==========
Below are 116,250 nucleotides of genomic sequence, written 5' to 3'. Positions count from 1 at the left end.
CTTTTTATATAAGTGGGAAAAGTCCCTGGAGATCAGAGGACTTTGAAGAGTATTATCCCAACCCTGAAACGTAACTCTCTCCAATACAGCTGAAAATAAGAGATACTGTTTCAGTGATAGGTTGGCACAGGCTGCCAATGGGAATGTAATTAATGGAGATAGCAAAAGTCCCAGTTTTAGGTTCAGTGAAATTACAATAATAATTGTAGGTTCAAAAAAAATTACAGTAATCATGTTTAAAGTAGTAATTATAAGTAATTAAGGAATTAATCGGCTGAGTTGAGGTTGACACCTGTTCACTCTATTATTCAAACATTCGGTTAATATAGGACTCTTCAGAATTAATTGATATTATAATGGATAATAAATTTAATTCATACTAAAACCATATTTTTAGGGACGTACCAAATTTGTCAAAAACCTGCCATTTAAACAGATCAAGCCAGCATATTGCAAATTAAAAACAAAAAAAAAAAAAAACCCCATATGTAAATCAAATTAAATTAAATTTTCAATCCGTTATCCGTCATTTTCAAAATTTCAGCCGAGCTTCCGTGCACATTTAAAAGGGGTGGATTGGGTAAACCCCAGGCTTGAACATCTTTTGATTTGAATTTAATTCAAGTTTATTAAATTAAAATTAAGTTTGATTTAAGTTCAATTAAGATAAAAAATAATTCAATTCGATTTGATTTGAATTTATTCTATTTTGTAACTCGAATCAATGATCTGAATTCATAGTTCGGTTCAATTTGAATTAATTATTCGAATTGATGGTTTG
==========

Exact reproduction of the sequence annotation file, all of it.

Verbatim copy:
Below are 116,250 nucleotides of genomic sequence, written 5' to 3'. Positions count from 1 at the left end.
CTTTTTATATAAGTGGGAAAAGTCCCTGGAGATCAGAGGACTTTGAAGAGTATTATCCCAACCCTGAAACGTAACTCTCTCCAATACAGCTGAAAATAAGAGATACTGTTTCAGTGATAGGTTGGCACAGGCTGCCAATGGGAATGTAATTAATGGAGATAGCAAAAGTCCCAGTTTTAGGTTCAGTGAAATTACAATAATAATTGTAGGTTCAAAAAAAATTACAGTAATCATGTTTAAAGTAGTAATTATAAGTAATTAAGGAATTAATCGGCTGAGTTGAGGTTGACACCTGTTCACTCTATTATTCAAACATTCGGTTAATATAGGACTCTTCAGAATTAATTGATATTATAATGGATAATAAATTTAATTCATACTAAAACCATATTTTTAGGGACGTACCAAATTTGTCAAAAACCTGCCATTTAAACAGATCAAGCCAGCATATTGCAAATTAAAAACAAAAAAAAAAAAAAACCCCATATGTAAATCAAATTAAATTAAATTTTCAATCCGTTATCCGTCATTTTCAAAATTTCAGCCGAGCTTCCGTGCACATTTAAAAGGGGTGGATTGGGTAAACCCCAGGCTTGAACATCTTTTGATTTGAATTTAATTCAAGTTTATTAAATTAAAATTAAGTTTGATTTAAGTTCAATTAAGATAAAAAATAATTCAATTCGATTTGATTTGAATTTATTCTATTTTGTAACTCGAATCAATGATCTGAATTCATAGTTCGGTTCAATTTGAATTAATTATTCGAATTGATGGTTTG